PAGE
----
[wp-hackers] GSoC Proposal: Integrate WP-cache / WP Super Cache
ron at cavemonkey50.com
Sat Mar 1 03:52:50 GMT 2008
Thanks for the clarification. That's an angle I certainly didn't think of,
so it would be something that I would need to investigate before undertaking
a caching system.
On Fri, Feb 29, 2008 at 10:49 PM, DD32 <wordpress at dd32.id.au> wrote:
> Sorry for the confusion - I'll rephrase, but wont be saying exactly the
> same things.. simply due to my confusion :)
> What i meant, Was that While a HTML cacher would be nice in the core, it
> is a bit of a hard compromise in terms of configuration.
> The HTML cachers currently hook in before the database has been connected
> to, and as such, only the options set in the config file are available. So
> it'd either be allways enabled, or allways disabled at that point, There
> wouldnt be much user configuration available via the admin interface for the
> caching as a result. (writing to the filesystem is allways problematic for
> saving options).
> The Object Cache was removed due to the problems with maintaining it,
> problems such as filesystem access(permissions, and/or speed); A HTML cache
> would have the exact same problems.
> While the HTML caching could take place after the database has been
> connected to, to allow for generalistic options to be set, it would remove a
> main benefit of having the caching installed in the first place - That is,
> That quite often the problem is that MySQL goes down under heavy load.
> On Sat, 01 Mar 2008 14:36:52 +1100, Ronald Heft <ron at cavemonkey50.com>
> > DD32,
> > I'm not exactly sure what you're referring to with plugins. Are you
> > that including an HTML caching solution directly into WordPress is a
> > idea as plugins are no longer guessing if WP-cache is installed, or are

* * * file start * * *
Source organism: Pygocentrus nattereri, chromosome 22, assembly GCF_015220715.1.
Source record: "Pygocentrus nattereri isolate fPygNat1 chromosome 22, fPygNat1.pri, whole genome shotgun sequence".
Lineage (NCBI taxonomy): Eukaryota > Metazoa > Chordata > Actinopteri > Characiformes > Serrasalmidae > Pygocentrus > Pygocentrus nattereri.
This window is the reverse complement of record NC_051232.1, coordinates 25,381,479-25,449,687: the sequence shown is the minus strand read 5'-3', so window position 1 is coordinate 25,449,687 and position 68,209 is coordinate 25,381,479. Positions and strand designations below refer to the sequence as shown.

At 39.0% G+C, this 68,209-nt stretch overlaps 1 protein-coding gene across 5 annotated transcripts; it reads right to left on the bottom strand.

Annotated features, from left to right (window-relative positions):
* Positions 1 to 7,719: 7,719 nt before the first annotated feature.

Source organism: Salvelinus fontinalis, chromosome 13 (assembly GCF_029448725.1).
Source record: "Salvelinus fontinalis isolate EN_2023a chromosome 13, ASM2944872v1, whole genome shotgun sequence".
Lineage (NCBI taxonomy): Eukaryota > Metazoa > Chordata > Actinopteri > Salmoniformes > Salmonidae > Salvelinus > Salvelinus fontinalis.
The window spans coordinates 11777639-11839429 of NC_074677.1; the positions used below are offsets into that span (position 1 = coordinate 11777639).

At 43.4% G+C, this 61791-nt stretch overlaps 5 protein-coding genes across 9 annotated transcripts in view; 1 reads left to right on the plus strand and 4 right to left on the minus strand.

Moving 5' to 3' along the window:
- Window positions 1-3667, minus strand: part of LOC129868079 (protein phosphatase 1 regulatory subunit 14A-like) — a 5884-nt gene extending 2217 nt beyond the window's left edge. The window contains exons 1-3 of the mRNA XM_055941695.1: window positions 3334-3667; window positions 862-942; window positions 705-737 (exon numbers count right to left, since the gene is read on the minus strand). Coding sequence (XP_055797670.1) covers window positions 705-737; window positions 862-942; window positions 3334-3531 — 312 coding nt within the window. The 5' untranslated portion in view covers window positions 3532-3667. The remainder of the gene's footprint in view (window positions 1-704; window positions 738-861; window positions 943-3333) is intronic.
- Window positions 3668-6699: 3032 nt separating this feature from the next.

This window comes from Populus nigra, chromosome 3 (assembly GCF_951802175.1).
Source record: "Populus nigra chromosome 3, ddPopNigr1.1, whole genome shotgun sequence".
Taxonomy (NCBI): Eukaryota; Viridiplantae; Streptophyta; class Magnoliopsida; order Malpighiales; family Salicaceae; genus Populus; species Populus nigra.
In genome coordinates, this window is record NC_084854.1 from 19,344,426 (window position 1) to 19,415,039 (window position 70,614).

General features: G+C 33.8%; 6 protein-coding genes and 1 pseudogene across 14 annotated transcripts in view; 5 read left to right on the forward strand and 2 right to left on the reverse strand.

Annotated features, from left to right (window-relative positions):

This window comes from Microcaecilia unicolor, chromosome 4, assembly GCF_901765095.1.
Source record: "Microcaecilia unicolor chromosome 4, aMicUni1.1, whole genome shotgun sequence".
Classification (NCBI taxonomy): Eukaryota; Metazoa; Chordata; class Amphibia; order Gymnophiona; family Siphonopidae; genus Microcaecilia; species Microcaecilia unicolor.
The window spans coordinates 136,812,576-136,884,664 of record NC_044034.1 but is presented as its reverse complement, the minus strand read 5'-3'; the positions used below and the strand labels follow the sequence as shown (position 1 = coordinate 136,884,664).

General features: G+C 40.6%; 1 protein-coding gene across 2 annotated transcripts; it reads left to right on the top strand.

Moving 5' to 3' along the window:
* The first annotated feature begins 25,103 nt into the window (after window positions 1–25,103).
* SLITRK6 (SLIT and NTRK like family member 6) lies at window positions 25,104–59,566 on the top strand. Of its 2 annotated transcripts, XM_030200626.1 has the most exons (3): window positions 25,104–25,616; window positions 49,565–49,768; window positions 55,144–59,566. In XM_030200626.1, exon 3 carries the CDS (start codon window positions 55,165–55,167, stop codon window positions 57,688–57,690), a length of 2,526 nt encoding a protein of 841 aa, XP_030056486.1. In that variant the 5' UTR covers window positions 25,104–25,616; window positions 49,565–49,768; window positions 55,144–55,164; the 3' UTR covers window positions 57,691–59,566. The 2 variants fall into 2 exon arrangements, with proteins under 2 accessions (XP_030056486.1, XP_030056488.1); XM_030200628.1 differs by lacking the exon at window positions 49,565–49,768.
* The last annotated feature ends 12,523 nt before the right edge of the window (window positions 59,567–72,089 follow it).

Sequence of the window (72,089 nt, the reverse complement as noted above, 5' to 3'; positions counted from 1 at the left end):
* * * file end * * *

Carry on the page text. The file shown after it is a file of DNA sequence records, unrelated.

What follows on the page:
> > saying something else?
> > On Fri, Feb 29, 2008 at 1:37 AM, DD32 <wordpress at dd32.id.au> wrote:
> >> Just a quick note:
> >> Keep in mind that the Object Cache has been removed from WordPress 2.5(By
> >> default; Users can still add-in memcached/mysql memory tables/the
> >> object cache via the override file wp-content/object-cache.php)
> >> The main reason for removing it was that it was not enabled by default,
> >> and that there were more issues with it than benifits(IMO).
> >> A HTML Cacher would be a nice inclusion in core, But its hard to enable
> >> pure included plugin material, Due to the fact that its either enabled
> >> disabled according to the file being present in wp-content/ or not.
> >> I think WordPress would benefit more from only loading the required
> >> in the long run, As thats something that Plugins cannot help with.
> >> On Fri, 29 Feb 2008 17:29:42 +1100, Matt <speedboxer at gmail.com> wrote:
> >> > On Thu, Feb 28, 2008 at 10:17 PM, Ronald Heft <ron at cavemonkey50.com>
> >> wrote:
> >> >> Regarding things like APC and memcache, correct me if I'm wrong, but
> >> do
> >> >> not think the majority of web hosts would be able to support those
> >> >> solutions. Very few people would benefit.
> >> >
> >> > I don't think APC and memcache work as well in shared environments...
> >> >
> >> > It'd be interesting to see what kind of plugins would be made off of
> >> > such a system. A plugin that changes the theme when the site's under
> >> > stress would defiantly be interesting.
> >> >
> >> >
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Ronald Heft, Jr.
Information Sciences and Technology
Pennsylvania State University
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